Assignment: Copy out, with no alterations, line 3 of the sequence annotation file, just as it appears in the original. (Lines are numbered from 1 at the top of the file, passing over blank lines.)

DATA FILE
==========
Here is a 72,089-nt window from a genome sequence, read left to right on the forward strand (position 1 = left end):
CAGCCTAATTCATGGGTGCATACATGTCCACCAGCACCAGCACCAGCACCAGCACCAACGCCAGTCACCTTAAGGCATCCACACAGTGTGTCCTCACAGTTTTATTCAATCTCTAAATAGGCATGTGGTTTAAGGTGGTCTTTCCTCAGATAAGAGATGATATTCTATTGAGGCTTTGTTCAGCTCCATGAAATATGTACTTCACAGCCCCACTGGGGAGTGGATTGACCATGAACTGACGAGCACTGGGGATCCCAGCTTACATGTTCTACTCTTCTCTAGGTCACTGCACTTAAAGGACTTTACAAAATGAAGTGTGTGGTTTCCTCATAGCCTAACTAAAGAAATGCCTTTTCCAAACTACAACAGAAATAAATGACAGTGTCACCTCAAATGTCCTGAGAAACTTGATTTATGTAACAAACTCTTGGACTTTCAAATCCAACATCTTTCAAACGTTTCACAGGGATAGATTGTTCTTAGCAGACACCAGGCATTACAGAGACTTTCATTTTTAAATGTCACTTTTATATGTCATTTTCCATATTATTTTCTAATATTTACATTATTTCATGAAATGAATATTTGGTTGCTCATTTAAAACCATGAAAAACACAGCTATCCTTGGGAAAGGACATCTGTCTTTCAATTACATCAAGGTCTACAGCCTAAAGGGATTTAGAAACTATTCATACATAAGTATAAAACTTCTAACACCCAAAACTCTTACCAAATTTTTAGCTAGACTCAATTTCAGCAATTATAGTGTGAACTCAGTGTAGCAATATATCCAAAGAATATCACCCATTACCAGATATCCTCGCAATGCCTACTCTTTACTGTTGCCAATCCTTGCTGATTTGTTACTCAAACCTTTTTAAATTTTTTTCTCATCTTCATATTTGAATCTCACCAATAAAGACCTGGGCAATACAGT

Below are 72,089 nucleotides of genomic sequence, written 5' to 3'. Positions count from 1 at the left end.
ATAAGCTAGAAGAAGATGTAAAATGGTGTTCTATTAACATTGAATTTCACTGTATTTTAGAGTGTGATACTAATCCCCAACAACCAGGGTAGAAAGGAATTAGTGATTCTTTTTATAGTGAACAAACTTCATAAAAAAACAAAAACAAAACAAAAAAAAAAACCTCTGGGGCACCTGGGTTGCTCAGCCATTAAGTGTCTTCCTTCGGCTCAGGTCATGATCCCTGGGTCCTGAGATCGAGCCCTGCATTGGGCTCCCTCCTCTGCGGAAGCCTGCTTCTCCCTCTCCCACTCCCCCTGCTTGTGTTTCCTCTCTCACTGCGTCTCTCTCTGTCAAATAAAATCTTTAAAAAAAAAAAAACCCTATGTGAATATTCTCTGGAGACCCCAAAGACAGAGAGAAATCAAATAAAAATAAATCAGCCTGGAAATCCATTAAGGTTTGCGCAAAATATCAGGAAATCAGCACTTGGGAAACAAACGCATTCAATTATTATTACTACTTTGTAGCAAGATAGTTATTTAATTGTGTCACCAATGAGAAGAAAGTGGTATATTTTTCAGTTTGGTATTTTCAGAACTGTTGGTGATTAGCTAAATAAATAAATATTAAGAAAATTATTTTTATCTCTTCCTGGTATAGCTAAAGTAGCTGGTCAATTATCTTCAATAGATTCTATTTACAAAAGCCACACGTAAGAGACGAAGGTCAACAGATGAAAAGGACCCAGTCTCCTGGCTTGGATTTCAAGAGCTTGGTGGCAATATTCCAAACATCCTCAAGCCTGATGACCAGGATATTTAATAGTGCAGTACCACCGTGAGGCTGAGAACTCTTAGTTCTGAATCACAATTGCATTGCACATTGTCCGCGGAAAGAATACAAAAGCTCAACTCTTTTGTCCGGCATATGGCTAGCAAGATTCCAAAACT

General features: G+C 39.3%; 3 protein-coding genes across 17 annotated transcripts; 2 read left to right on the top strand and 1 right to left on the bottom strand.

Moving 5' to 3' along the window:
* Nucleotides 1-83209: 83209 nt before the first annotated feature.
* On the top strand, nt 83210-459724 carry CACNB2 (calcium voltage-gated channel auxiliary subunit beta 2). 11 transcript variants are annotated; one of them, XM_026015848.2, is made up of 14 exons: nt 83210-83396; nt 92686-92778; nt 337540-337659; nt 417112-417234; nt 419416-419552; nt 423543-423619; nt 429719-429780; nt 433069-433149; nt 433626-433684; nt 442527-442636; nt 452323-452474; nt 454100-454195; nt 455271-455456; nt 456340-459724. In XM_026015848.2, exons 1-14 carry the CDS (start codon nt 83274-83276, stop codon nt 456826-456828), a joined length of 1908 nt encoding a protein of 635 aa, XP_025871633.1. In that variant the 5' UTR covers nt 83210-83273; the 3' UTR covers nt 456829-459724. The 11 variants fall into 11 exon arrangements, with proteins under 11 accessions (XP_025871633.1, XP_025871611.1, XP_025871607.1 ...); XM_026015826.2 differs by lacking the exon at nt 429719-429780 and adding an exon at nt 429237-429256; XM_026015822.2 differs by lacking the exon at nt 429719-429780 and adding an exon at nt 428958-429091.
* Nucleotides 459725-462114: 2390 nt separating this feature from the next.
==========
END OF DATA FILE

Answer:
Below are 72,089 nucleotides of genomic sequence, written 5' to 3'. Positions count from 1 at the left end.